Shakespeare didn’t know the half of it.

One of the more forbidding (to me) side-effects of chemotherapy is peripheral neuropathy. The term identifies the nerves in one’s extremities, and suggests that the toxicity of the chemotherapies may do damage to the peripheral nerves. The confounding thing is that while there are suggestions about how to minimize or neutralize neuropathy, there’s no assurance that applying such treatments wouldn’t counter the more important aim of reducing my cancerous tumors or obviating their diminution. It doesn’t seem, to anyone, that it is worth the risk of treating neuropathy if the treatment is, at the same time, going to allow the cancer free rein.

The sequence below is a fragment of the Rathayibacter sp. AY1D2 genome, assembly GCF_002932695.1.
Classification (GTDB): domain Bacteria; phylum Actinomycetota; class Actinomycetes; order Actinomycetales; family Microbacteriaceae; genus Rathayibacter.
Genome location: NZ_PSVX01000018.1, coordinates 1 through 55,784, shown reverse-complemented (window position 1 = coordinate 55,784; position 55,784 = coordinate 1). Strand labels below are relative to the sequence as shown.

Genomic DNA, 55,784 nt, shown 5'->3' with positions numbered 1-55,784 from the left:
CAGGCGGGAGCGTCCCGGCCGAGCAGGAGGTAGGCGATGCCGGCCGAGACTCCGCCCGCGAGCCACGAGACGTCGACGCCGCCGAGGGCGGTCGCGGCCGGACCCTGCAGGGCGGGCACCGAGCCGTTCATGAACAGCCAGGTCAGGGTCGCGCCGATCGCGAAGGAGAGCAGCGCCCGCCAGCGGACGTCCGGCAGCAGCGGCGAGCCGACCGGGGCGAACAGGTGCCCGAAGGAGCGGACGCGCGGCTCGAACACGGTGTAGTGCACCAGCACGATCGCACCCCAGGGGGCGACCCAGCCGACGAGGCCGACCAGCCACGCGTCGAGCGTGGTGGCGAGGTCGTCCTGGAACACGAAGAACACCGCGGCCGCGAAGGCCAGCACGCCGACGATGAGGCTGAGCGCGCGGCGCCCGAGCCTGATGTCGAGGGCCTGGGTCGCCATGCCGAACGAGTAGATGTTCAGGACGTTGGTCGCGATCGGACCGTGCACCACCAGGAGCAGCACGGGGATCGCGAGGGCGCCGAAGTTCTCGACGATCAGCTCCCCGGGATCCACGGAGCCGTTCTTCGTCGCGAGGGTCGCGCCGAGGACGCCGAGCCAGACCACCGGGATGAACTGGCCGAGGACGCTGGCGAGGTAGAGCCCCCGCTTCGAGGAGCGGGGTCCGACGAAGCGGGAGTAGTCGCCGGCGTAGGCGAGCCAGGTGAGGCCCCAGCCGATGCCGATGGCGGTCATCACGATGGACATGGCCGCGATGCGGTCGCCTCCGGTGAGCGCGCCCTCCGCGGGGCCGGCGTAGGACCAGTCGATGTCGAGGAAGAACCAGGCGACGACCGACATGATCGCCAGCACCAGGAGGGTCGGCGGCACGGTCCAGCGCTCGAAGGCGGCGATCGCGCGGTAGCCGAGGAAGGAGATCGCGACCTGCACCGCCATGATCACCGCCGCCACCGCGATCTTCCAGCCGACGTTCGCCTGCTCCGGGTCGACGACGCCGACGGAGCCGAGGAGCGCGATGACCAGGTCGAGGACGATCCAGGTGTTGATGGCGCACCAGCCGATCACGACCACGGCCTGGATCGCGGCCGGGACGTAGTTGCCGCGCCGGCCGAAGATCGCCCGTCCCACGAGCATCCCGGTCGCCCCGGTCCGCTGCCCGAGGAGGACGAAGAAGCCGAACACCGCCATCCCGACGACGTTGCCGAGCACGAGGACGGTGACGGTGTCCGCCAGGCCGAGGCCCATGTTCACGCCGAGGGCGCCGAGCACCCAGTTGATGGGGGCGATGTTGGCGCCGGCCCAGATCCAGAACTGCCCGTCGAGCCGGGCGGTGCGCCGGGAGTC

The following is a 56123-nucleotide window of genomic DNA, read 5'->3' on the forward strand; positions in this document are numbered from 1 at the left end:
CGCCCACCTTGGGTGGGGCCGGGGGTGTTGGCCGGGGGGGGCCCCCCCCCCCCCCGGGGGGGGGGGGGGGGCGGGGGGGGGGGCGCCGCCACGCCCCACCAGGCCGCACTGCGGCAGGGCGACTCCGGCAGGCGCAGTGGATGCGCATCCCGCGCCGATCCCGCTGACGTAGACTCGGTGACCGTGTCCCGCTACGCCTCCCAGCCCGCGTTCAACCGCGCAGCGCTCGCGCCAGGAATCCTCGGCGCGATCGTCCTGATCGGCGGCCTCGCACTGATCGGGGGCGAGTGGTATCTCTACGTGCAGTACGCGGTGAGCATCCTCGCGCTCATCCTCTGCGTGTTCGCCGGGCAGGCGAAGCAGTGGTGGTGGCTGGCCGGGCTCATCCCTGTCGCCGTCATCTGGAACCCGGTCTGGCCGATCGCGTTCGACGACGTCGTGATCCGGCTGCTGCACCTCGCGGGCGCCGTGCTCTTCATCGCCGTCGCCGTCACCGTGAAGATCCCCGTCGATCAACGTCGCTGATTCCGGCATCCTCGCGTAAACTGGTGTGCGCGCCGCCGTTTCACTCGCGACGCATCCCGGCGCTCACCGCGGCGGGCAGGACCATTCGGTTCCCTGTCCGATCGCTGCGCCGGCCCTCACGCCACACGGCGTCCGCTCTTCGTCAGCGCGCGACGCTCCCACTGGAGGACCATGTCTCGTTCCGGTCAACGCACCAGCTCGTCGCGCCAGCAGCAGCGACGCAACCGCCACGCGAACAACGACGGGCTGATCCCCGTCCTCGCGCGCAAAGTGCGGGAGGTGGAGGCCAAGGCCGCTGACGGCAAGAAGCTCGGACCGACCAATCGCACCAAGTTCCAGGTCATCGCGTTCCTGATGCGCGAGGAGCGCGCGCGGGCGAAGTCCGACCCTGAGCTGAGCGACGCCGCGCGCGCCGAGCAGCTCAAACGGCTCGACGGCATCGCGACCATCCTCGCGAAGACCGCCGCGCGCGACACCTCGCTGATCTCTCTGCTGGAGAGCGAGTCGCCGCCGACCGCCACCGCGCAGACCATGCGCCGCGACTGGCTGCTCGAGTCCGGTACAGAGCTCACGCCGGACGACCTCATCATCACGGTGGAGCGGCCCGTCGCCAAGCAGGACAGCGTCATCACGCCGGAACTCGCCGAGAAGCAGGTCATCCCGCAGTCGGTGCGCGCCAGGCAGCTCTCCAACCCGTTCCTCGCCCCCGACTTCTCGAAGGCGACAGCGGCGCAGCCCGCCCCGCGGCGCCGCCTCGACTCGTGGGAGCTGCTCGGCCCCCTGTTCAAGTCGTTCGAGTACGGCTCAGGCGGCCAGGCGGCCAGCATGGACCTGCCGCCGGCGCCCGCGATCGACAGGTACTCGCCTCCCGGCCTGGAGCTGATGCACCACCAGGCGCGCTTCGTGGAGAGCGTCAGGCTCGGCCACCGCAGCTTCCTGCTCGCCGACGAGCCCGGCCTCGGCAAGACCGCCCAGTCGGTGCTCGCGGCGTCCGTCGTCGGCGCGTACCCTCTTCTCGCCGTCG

Reading about neuropathic studies is—as I have suggested in earlier blogs—not something that I can advise for the non-medically trained (including myself). Nonetheless, the careful and precise language of medical journal articles does convey a sense of the serious investigations of medical science. They reveal the attentiveness of researchers and the careful pondering of observations. Even if I don’t very well comprehend the details of such articles, I can understand their grammar and the logical construction of deductions. The good ones convey to me a sense of confidence in the scientific medical process, even though I wish that the process might be further along: that the hypotheses had already been turned into proven facts. Following are a couple of paragraphs from one article I consulted. It reveals the precision of medical language to which I’m responding. It also identifies the complexity of identifying and defining what may be clinically observed (or not) about neuropathy: